Newspapers need to be rigorous about using data to show results, such as where they over-delivered in terms of audience.
Sidetalk: Ask the Executive Voice participants with digital services agencies who makes their best salespeople, and you’ll get a quick answer: Reps with experience selling radio. “They are used to making the big ask,” as one put it.
This topic prompted the most disagreement. Are micro-payments a good idea or a revenue suck? Should “commodity news”—the stuff carried by everyone—be behind a paywall at all? Do paywalls encourage or discourage audience growth?
Several executive indicated they are comfortable taking a print circulation hit because of hard paywalls. “We figure that’s just a lot of bad circulation we’re losing,” one said.
On the other hand, other newspapers report that their hard paywall—with day pass and trial period options—is working to increase digital subscriptions. One paper’s experience: Offered a three-month discounted digital subscription, 60% take the offer—and 80% convert to a year-round subscription.
Sidetalk: More newspaper operations appear to be getting tougher about their paywalls. “If we have a paid product, you need to pay for it,” one executive said. As for the common practice of making content free during natural disasters such as floods, the participant added: “If there’s a blizzard, that’s tough. We’re not interested in doing business with someone who isn’t doing business with us.”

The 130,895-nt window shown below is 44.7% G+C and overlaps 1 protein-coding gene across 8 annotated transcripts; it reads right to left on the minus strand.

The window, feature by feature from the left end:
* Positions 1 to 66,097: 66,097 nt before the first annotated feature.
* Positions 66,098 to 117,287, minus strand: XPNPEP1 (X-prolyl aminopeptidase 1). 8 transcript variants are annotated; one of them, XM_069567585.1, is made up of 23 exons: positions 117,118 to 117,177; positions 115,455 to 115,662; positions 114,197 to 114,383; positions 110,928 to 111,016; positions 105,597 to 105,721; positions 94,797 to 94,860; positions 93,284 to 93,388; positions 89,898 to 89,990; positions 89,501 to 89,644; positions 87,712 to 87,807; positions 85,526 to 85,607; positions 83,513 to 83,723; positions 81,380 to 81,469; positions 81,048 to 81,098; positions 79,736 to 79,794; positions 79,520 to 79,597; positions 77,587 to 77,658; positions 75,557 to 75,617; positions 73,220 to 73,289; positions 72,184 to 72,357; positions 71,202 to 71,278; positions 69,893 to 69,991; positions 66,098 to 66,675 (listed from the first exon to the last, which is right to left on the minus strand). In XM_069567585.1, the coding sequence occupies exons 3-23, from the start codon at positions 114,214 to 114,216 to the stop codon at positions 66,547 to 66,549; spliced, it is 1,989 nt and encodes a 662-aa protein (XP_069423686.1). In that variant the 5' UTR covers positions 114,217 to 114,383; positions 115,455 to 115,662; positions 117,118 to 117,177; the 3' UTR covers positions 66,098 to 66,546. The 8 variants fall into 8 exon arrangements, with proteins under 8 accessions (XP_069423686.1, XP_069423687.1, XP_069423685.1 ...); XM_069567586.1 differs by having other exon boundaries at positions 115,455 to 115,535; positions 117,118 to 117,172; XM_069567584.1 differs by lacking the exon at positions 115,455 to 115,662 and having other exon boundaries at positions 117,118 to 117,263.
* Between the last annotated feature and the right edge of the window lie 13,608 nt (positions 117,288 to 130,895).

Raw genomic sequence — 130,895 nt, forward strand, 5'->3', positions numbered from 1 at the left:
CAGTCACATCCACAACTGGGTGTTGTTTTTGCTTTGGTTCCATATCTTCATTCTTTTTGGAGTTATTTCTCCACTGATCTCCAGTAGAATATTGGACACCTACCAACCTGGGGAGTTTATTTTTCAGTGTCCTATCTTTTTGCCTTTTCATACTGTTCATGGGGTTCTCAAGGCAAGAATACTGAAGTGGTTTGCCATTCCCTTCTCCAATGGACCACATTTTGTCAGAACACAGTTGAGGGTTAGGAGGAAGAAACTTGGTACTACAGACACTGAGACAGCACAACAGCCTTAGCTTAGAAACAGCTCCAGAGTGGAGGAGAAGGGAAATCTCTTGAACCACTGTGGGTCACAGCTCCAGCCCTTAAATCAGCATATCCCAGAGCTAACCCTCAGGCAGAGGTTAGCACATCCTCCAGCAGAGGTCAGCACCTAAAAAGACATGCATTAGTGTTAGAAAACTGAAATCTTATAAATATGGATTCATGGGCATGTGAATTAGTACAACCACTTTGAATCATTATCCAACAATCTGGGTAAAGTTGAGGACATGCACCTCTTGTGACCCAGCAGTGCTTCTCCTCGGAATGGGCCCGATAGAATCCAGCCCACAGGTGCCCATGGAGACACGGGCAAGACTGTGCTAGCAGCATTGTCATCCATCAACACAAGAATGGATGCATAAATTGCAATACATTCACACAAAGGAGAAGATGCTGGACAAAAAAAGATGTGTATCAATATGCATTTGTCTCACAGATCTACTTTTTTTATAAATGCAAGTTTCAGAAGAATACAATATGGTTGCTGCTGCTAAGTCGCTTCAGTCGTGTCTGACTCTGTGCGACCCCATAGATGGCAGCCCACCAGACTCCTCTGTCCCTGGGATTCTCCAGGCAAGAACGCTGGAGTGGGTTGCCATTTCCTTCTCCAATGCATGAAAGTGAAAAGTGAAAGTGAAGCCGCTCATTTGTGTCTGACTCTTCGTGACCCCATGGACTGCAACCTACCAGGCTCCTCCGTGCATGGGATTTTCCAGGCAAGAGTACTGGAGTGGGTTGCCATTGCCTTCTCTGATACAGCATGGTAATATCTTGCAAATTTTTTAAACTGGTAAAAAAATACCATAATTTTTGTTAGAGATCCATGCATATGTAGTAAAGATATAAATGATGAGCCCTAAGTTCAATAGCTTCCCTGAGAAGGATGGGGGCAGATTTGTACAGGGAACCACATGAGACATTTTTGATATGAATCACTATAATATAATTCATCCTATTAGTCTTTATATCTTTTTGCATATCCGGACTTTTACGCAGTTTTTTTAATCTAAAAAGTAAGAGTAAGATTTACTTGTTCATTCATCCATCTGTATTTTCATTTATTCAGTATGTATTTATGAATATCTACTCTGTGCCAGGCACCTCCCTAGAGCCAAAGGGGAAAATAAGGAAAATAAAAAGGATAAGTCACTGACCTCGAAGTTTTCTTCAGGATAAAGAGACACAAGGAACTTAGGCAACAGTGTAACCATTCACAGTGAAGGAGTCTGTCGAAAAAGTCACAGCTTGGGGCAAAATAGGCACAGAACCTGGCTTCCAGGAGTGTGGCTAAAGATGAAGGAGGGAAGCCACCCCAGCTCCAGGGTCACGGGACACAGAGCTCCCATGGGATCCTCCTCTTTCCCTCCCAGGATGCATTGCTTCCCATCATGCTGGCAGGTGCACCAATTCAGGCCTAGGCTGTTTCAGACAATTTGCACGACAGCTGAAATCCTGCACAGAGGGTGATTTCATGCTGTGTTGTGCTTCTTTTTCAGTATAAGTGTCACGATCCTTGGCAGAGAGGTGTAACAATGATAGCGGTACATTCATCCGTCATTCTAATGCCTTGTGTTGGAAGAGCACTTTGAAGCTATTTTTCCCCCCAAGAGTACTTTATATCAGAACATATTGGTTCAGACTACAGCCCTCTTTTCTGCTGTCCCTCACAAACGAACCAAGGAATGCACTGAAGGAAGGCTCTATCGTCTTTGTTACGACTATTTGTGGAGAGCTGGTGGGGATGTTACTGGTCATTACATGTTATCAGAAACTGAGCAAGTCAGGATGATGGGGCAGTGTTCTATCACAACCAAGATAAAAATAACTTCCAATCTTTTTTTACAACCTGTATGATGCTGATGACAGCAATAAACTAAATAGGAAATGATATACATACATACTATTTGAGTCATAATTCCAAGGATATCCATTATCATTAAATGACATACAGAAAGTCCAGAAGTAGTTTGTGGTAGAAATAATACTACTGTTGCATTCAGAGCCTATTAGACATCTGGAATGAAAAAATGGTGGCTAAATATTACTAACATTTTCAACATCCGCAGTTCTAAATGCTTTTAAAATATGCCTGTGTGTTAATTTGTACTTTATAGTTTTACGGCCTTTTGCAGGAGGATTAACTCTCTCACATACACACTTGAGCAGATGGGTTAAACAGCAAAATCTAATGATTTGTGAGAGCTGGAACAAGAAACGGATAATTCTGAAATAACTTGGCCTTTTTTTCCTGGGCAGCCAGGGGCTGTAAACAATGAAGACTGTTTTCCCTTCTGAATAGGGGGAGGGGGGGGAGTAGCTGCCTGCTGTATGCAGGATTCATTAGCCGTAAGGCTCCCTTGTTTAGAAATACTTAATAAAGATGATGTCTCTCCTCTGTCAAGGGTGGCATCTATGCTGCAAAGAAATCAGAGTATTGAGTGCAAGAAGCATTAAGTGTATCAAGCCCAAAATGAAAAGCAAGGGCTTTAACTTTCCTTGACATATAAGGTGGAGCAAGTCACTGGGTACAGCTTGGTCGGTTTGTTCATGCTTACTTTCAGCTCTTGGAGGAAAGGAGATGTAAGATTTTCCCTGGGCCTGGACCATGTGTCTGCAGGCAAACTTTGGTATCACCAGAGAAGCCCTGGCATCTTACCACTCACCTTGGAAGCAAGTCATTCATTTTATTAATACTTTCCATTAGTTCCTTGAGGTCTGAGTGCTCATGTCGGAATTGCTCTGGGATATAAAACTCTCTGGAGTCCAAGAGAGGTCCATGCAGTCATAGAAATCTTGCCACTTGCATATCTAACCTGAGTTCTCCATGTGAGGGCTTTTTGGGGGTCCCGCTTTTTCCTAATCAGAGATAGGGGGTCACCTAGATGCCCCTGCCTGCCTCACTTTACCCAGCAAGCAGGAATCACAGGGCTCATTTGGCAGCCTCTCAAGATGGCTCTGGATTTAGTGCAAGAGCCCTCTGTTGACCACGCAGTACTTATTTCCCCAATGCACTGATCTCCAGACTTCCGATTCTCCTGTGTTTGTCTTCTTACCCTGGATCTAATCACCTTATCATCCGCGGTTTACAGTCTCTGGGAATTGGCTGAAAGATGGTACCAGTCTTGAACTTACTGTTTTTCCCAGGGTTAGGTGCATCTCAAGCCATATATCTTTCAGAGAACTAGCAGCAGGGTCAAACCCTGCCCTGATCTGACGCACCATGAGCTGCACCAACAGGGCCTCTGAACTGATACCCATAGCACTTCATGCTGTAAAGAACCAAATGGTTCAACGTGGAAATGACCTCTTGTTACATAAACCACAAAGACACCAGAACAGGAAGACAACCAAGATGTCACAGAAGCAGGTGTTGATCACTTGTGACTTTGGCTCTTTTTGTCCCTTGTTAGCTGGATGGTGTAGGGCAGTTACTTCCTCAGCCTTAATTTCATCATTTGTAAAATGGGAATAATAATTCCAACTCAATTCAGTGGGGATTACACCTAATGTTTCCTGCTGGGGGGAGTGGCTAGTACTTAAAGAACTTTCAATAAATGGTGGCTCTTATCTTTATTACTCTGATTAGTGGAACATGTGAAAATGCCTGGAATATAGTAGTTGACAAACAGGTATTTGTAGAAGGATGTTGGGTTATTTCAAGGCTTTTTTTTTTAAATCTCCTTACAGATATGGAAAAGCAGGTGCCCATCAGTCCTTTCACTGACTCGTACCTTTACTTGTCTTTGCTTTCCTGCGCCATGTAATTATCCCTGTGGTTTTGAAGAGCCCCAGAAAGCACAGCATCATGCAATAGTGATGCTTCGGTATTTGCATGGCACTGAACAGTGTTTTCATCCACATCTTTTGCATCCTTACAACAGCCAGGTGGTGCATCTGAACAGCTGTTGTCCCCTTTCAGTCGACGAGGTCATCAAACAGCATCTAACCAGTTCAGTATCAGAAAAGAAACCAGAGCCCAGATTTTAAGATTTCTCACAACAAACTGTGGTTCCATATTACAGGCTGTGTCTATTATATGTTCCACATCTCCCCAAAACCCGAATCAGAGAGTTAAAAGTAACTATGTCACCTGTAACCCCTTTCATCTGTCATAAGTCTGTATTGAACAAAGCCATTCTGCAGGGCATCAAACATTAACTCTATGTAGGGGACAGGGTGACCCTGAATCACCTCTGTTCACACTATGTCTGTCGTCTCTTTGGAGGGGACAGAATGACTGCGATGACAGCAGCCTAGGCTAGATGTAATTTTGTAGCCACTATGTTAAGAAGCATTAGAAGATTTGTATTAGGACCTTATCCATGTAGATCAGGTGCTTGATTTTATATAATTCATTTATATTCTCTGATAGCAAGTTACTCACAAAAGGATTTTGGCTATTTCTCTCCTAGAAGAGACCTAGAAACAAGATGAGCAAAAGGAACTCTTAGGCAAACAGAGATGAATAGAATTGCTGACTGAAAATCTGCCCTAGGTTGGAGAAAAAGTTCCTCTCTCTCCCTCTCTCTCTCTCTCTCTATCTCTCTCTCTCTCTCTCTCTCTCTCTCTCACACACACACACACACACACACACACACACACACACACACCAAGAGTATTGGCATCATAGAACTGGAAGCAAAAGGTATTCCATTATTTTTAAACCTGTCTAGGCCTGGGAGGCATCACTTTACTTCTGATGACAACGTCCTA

Everyone, it seems, wants to get into events—and with good reason. There were likely more success stories from this topic than any other at Executive Voices. One reason: More than any other organization locally, newspapers have the promotional tools to make their events success.
And the newspapers most successful with events are offering full service—including ticketing services. One newspaper reported that its events team has become so good that it’s now staging events for other businesses in its market.
But there are a couple of cautions. “You really have to decide what your (revenue) goal is for events, because they really are a time-suck,” one participant said. This particular paper now will only take on events with big revenue upsides.
Consider establishing revenue engines around topics that focus groups and surveys show resonate with the audience—and then developing multiple revenue sources around those topics. At one newspaper that means contesting, podcasts, events, e-commerce and merchandising, newsletters and digital access.
Sidetalk: This topic stirred a lot of self-criticism about the state of newspaper call centers and even sales presentations. There were several recommendations, including calling your own call center. The phone etiquette will be lacking, several participants said.
The consensus here was clear from the start: Newspapers must get rid of the last traces of their autocratic corporate culture, a culture, as one participant said, where “we’ll tell you when you can think.”
Sometimes senior employees, nostalgic for the industry’s boom years, can dampen the enthusiasm of new recruits. And those millennials are not willing to wait those 10, 15 or 20 years that Baby Boomers spent before getting real decision-making power—nor should they.
One executive said he spends much of his time going from property to property trying to undo the effects of the autocratic past, telling employees it’s all right to take risks.
For some newspapers, creating a better culture involves a sort of back to the future movement, reviving summer barbecues and Christmas parties and giving employee planning committees more decision-making authority.
And then there’s pay. “We realized we were losing a lot of great people, and we were keeping people who were good but not great,” one participant said. Now: “We pay more to fewer people.”